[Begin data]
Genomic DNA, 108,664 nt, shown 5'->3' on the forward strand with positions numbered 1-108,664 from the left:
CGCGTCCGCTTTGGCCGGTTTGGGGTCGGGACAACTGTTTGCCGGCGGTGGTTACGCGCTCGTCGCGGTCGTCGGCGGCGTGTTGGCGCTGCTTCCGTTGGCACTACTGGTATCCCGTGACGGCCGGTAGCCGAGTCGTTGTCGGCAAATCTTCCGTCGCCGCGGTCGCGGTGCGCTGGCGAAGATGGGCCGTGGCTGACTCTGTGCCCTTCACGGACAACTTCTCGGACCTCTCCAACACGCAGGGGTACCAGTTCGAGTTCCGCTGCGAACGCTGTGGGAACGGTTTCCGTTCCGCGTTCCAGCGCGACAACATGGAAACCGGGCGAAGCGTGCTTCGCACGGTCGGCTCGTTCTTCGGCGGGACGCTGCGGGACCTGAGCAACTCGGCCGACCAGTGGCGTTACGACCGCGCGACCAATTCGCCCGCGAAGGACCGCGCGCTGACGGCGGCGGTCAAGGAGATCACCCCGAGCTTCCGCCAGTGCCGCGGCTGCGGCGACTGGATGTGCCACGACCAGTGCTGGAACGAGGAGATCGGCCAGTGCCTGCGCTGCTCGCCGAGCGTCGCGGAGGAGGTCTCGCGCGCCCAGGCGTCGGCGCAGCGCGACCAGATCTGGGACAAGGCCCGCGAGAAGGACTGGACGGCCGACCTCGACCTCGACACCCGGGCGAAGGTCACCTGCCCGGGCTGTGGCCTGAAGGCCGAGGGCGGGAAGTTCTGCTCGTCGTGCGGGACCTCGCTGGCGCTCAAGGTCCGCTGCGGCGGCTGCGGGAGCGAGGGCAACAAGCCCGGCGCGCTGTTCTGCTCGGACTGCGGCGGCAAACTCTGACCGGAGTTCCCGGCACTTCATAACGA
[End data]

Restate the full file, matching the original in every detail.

Genomic DNA, 108,664 nt, shown 5'->3' on the forward strand with positions numbered 1-108,664 from the left:
CGCGTCCGCTTTGGCCGGTTTGGGGTCGGGACAACTGTTTGCCGGCGGTGGTTACGCGCTCGTCGCGGTCGTCGGCGGCGTGTTGGCGCTGCTTCCGTTGGCACTACTGGTATCCCGTGACGGCCGGTAGCCGAGTCGTTGTCGGCAAATCTTCCGTCGCCGCGGTCGCGGTGCGCTGGCGAAGATGGGCCGTGGCTGACTCTGTGCCCTTCACGGACAACTTCTCGGACCTCTCCAACACGCAGGGGTACCAGTTCGAGTTCCGCTGCGAACGCTGTGGGAACGGTTTCCGTTCCGCGTTCCAGCGCGACAACATGGAAACCGGGCGAAGCGTGCTTCGCACGGTCGGCTCGTTCTTCGGCGGGACGCTGCGGGACCTGAGCAACTCGGCCGACCAGTGGCGTTACGACCGCGCGACCAATTCGCCCGCGAAGGACCGCGCGCTGACGGCGGCGGTCAAGGAGATCACCCCGAGCTTCCGCCAGTGCCGCGGCTGCGGCGACTGGATGTGCCACGACCAGTGCTGGAACGAGGAGATCGGCCAGTGCCTGCGCTGCTCGCCGAGCGTCGCGGAGGAGGTCTCGCGCGCCCAGGCGTCGGCGCAGCGCGACCAGATCTGGGACAAGGCCCGCGAGAAGGACTGGACGGCCGACCTCGACCTCGACACCCGGGCGAAGGTCACCTGCCCGGGCTGTGGCCTGAAGGCCGAGGGCGGGAAGTTCTGCTCGTCGTGCGGGACCTCGCTGGCGCTCAAGGTCCGCTGCGGCGGCTGCGGGAGCGAGGGCAACAAGCCCGGCGCGCTGTTCTGCTCGGACTGCGGCGGCAAACTCTGACCGGAGTTCCCGGCACTTCATAACGA